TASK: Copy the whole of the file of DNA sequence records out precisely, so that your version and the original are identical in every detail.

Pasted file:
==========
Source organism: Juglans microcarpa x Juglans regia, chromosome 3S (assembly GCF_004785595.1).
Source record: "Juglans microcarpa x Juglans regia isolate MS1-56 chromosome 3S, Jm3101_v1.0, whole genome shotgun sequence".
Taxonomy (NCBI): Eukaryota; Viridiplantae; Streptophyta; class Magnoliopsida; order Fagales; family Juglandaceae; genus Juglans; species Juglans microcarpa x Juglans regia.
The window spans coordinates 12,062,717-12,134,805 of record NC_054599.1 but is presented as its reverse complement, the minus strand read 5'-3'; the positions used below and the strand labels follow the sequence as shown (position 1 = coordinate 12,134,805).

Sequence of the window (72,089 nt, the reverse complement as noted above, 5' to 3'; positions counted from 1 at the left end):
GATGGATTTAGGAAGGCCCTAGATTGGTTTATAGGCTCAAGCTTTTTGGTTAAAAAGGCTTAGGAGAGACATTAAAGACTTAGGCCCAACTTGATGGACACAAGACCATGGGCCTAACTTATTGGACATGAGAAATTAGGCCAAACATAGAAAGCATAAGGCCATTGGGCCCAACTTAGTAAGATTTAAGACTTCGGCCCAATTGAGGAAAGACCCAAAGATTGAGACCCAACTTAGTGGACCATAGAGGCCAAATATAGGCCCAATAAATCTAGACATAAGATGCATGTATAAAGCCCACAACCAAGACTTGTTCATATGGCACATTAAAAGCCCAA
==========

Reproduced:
Source organism: Juglans microcarpa x Juglans regia, chromosome 3S (assembly GCF_004785595.1).
Source record: "Juglans microcarpa x Juglans regia isolate MS1-56 chromosome 3S, Jm3101_v1.0, whole genome shotgun sequence".
Taxonomy (NCBI): Eukaryota; Viridiplantae; Streptophyta; class Magnoliopsida; order Fagales; family Juglandaceae; genus Juglans; species Juglans microcarpa x Juglans regia.
The window spans coordinates 12,062,717-12,134,805 of record NC_054599.1 but is presented as its reverse complement, the minus strand read 5'-3'; the positions used below and the strand labels follow the sequence as shown (position 1 = coordinate 12,134,805).

Sequence of the window (72,089 nt, the reverse complement as noted above, 5' to 3'; positions counted from 1 at the left end):
GATGGATTTAGGAAGGCCCTAGATTGGTTTATAGGCTCAAGCTTTTTGGTTAAAAAGGCTTAGGAGAGACATTAAAGACTTAGGCCCAACTTGATGGACACAAGACCATGGGCCTAACTTATTGGACATGAGAAATTAGGCCAAACATAGAAAGCATAAGGCCATTGGGCCCAACTTAGTAAGATTTAAGACTTCGGCCCAATTGAGGAAAGACCCAAAGATTGAGACCCAACTTAGTGGACCATAGAGGCCAAATATAGGCCCAATAAATCTAGACATAAGATGCATGTATAAAGCCCACAACCAAGACTTGTTCATATGGCACATTAAAAGCCCAA